The situation is especially concerning among Albania's poorly paid medical professionals, more than three quarters of whom said they were willing to leave the country if given the opportunity, according to a recent survey by a local Albanian NGO.

“Germany has relaxed the doctor-recognition procedures. They accept them from all Balkan countries, though they first have to work in a rural area and undergo training,” says Dorina, an Albanian PhD holder as quoted in the UNDP study.

“Almost 30 percent of students that completed studies in the same year as me have gone to Germany. Each year, around 180 doctors graduate [in Albania], and in the last 3–4 years around 30 percent have emigrated to Germany. This is, regrettably, a very high percentage, because there has been a six-year investment for these doctors,” she adds.

Albania has around 1.2 million migrants abroad, almost 40 percent of its 2.8 million resident population, making it one of the countries with the highest per capita migration around the world, with a series of social and economic consequences for the country's future prospects.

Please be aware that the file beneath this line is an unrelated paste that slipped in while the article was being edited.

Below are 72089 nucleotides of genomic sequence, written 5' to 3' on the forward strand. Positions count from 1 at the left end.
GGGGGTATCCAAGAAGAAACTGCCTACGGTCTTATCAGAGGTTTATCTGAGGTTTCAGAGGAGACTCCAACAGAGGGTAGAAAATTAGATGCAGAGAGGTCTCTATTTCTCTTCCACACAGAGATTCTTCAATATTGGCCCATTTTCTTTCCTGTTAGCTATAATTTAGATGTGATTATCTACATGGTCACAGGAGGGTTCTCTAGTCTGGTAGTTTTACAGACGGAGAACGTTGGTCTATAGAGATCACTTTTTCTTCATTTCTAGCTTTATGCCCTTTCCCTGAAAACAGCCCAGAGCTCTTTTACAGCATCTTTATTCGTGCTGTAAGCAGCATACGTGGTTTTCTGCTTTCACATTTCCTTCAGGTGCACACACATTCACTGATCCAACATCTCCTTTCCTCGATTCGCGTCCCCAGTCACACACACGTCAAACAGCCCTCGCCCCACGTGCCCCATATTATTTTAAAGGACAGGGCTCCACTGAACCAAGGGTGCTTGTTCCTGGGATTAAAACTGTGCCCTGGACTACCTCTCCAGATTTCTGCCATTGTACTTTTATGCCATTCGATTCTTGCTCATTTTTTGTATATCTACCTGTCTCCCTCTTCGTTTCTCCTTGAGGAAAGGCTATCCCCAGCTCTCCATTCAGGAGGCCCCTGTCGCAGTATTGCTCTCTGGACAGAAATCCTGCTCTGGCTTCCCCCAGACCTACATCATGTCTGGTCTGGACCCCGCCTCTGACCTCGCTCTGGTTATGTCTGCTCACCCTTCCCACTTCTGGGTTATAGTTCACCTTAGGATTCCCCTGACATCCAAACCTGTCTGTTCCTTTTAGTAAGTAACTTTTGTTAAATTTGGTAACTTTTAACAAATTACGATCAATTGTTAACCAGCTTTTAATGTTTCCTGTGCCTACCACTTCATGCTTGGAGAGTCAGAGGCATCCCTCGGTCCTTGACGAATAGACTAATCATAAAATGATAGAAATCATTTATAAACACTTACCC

Experts says Albanians are mostly leaving the country because of economic reasons, looking to escape poverty in their homes, but also to integrate into leading European economies and take advantage of better education, health and social protection infrastructure for their families.

 

Way out

The UNDP study suggests the Albanian government needs to identify and locate Albanian academics and researchers in OECD countries and create a database that should contain the social and demographic data of the person, their degree, field of study, university of graduation and current job position.

“The return of part of the academic and research elite to Albania will be determined to a considerable extent by the economic and social development of the country and the sustainable progress of an efficacious national research system, so that the gap with industrialized countries in which this elite works grows smaller. Furthermore, the process of brain gain or competence gain is closely linked with the frequency and quality of exchanges taking place between the country of origin and the scientific diaspora,” says the study.

Experts say the Albanian government needs to offer incentives to attract highly qualified people to return to or visit the country by establishing quotas in the local public administration and universities through legal provisions and well-defined criteria.